Posted June 26, 2014 by Julius Sambo in Comics

COMIC BOOK REVIEW: Fialkov and Gabo’s The Life After #1 Delivers a Dynamic Debut

The Life After Issue 1 Cover

Writer: Joshua Hale Fialkov
Artist/Colors: Gabo
Publisher: Oni Press
Release: July 2014

Building up on nothing but the seemingly incessant familiarity and monotony in the day to day life of the still unnamed protagonist, the debut issue of Joshua Hale Fialkov and Gabo’s The Life After opens up into a world of limitless stories, of countless souls drifting, and, in the grander scheme of things, into a world of an infinite number of lives wandering and waiting. Welcome to the afterlife, I guess?

As debut issues go, The Life After is off to a good start. We are introduced to a rather uninteresting character who lives his life in a repetitive and consistent manner. He wakes up, goes to work, journeys back home, and falls asleep, to wake up and do the same thing all over again. There is no immediate action, no adrenaline rush, no edge-of-your-sit-thriller kind of feeling. We are merely observers to the pseudo-simulated reality that is our protagonist’s life. So, when do things get interesting? That’s when the handkerchiefs start falling, and everything else just ends up doing the same. Welcome to the point of no return, a place filled with infinite sadness and drug-addled bus drivers. Again, welcome to the afterlife.

The story extends itself beyond the life of our seemingly uninformed protagonist as the story progresses into a series of touch-induced montages of life, or dare I say, death. Through a simple touch, the unnamed man of the hour is able to see a person’s circumstance of death, and that’s when the fun starts. The world that Fialkov has created is not merely one that exists in a single period of time and location, it transcends way beyond that. This is where the past meets the present meets the future. This is the afterlife after all. Fialkov plotted the issue with the attempt to slowly interject the mythos of the world he has created as well as to layout its foundations without giving too much away that it ends up as spoon-feeding, or giving too little that it ends up as  a confusing mess. This is an afterlife with robots, aliens, Mexican wrestlers, a gun-toting man-sized mouse, and just about everything you can think of. The afterlife that Fialkov has designed is certainly an interesting one filled with things that are seemingly amiss.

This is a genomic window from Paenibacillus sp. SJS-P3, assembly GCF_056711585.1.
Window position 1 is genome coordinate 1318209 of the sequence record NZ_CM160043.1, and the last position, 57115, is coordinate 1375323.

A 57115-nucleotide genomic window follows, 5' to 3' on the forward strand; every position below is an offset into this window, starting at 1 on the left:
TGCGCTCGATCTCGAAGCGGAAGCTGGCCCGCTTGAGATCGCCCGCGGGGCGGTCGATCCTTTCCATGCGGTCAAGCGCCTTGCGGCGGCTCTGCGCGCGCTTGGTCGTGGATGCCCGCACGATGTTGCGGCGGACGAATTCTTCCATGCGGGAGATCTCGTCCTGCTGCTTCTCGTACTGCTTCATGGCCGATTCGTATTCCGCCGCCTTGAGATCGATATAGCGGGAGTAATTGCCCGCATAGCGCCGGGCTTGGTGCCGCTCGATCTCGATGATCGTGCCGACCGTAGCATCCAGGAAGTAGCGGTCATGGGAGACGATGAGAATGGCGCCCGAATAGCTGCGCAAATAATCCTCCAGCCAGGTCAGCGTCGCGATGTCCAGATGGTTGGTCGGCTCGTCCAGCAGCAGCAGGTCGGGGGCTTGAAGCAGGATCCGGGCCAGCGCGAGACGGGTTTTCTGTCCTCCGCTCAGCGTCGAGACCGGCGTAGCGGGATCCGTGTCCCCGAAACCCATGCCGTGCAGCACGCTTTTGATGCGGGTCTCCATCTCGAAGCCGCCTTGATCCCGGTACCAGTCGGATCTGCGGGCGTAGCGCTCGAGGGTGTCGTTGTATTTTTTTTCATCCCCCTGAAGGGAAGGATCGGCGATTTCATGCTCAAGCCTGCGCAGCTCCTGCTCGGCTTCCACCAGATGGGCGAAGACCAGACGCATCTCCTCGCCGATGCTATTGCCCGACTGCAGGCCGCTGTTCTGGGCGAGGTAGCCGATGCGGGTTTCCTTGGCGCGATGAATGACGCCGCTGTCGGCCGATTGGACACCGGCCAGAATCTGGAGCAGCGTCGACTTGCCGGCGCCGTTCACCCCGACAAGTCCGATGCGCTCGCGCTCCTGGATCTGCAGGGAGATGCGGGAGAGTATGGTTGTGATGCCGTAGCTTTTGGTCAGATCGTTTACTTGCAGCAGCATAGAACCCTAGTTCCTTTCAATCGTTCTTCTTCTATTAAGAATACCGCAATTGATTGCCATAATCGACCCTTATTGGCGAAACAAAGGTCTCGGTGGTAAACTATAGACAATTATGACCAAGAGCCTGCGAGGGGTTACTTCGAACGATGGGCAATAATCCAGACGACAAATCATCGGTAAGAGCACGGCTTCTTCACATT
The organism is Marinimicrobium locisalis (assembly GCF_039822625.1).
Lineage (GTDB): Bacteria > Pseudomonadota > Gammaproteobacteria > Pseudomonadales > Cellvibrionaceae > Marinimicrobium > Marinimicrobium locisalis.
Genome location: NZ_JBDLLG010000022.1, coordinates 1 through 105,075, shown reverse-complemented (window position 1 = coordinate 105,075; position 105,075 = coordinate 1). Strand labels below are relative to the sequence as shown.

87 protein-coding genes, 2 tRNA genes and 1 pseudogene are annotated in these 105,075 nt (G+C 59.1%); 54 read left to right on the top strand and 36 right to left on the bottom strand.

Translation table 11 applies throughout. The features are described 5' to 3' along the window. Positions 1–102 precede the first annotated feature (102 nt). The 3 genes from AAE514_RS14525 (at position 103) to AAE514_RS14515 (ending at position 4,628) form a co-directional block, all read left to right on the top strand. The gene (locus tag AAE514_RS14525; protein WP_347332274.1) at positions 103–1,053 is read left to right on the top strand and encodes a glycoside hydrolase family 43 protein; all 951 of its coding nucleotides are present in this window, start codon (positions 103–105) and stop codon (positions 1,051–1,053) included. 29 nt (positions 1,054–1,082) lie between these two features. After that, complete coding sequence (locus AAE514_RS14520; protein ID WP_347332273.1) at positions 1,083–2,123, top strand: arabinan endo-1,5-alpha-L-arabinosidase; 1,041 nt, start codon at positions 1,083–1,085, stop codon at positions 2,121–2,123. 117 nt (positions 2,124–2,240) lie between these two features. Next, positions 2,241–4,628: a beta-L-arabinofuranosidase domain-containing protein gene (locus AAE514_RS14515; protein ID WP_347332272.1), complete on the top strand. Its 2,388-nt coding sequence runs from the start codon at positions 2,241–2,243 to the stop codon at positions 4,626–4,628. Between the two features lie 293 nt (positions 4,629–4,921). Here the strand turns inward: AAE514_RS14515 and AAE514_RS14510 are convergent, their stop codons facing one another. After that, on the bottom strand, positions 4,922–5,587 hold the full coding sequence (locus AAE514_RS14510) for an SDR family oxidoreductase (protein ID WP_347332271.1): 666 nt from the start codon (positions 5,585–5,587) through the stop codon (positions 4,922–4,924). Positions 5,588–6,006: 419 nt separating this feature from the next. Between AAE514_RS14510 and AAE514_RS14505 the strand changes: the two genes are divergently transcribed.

Fialkov’s writing style is very consistent. There is no feeling of alienation, and despite all the craziness, he is able to evoke a sense of familiarity. Story wise, Fialkov has proven time and time again that he is able to create masterful and innovative crafts resulting from original and non-derivative ideas. The first issue sets up an interesting precedent enough to make me wish the next issue was here already. Expect to be in for the long haul. Fialkov certainly has a masterpiece in the making in his hands.

Liking Gabo’s art, at least the way I see it, is an acquired taste. Fans of clean looking pages and multidimensional looking figures could be easily let down by Gabo’s liberal use of wavering lines and loose outlines. I admit, he’s no Jim Lee, Tony Daniel, or Adam Hughes, but we’re not gunning for highly detailed realism and distinctive structure here. This is an afterlife with all these quirky looking creatures and unexplained circumstances after all. Gabo’s art is reminiscent of Nick Pittara’s, just with a lesser attention to detail and a toned down amount of squiggly lines in random places. However, what Gabo lacks in the distinctiveness and structure department he makes up for in the way he portrays emotion. Every feeling that the characters are supposed to convey is beautifully articulated by Gabo’s art. Whether it may be disgust, fear, loathing, excitement or indifference, Gabo is able to portray these emotions effortlessly. Furthermore, Gabo pays a lot of attention to the background. Simple panels are accentuated by a discernible, but not at all too distracting scenery. Another point of merit goes to Gabo’s colouring. It hits all the right cues and is able to give a sense of depth and darkness to certain panels—top notch colouring that can rival FCO Plascencia’s best works on Invincible and Batman.

The Life After #1 is as good as any debut issues go. It has a fresh story going with it and enough fuel to keep the roaring fire going. Reading The Life After is like asking myself, “Will I be getting the next issue?”

Definitely. Like I said, Fialkov and Gabo may have a masterpiece in their hands. Let’s just all hope that all the right pieces fall into place. Ha.

That’s it I guess. Welcome to the afterlife, I hope you enjoy your stay.


Julius Sambo

Julius spends his free time reading comic books, listening to audio books, watching countless cancelled TV shows, and pretending that he's some kind of sci-fi loving guy (He hasn't seen Star Wars! Gasp!). He likes to create things, loves 90% of baked products, he hates Math, and his one dream is to go to space.